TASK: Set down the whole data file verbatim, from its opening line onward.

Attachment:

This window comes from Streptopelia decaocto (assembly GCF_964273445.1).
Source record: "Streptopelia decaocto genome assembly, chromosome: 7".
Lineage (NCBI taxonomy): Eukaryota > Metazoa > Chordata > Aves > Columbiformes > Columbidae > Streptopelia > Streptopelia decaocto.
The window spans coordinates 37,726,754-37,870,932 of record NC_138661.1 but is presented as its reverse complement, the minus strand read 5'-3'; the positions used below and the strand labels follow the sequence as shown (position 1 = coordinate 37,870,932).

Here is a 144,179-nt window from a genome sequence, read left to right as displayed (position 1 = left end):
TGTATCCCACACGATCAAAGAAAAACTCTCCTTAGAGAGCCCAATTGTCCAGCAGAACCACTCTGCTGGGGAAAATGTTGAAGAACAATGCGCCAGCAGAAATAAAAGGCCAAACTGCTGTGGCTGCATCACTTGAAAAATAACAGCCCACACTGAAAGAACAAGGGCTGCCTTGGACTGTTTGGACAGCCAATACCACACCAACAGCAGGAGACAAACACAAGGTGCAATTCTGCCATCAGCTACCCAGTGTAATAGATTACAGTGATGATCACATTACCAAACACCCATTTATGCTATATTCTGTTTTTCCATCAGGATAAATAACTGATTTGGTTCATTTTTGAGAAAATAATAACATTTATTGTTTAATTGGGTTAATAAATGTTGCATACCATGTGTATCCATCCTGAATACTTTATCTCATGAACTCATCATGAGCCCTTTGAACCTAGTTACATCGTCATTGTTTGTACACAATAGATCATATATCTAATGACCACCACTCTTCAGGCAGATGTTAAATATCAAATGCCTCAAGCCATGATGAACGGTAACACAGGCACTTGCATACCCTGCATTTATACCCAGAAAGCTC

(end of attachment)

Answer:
This window comes from Streptopelia decaocto (assembly GCF_964273445.1).
Source record: "Streptopelia decaocto genome assembly, chromosome: 7".
Lineage (NCBI taxonomy): Eukaryota > Metazoa > Chordata > Aves > Columbiformes > Columbidae > Streptopelia > Streptopelia decaocto.
The window spans coordinates 37,726,754-37,870,932 of record NC_138661.1 but is presented as its reverse complement, the minus strand read 5'-3'; the positions used below and the strand labels follow the sequence as shown (position 1 = coordinate 37,870,932).

Here is a 144,179-nt window from a genome sequence, read left to right as displayed (position 1 = left end):
TGTATCCCACACGATCAAAGAAAAACTCTCCTTAGAGAGCCCAATTGTCCAGCAGAACCACTCTGCTGGGGAAAATGTTGAAGAACAATGCGCCAGCAGAAATAAAAGGCCAAACTGCTGTGGCTGCATCACTTGAAAAATAACAGCCCACACTGAAAGAACAAGGGCTGCCTTGGACTGTTTGGACAGCCAATACCACACCAACAGCAGGAGACAAACACAAGGTGCAATTCTGCCATCAGCTACCCAGTGTAATAGATTACAGTGATGATCACATTACCAAACACCCATTTATGCTATATTCTGTTTTTCCATCAGGATAAATAACTGATTTGGTTCATTTTTGAGAAAATAATAACATTTATTGTTTAATTGGGTTAATAAATGTTGCATACCATGTGTATCCATCCTGAATACTTTATCTCATGAACTCATCATGAGCCCTTTGAACCTAGTTACATCGTCATTGTTTGTACACAATAGATCATATATCTAATGACCACCACTCTTCAGGCAGATGTTAAATATCAAATGCCTCAAGCCATGATGAACGGTAACACAGGCACTTGCATACCCTGCATTTATACCCAGAAAGCTC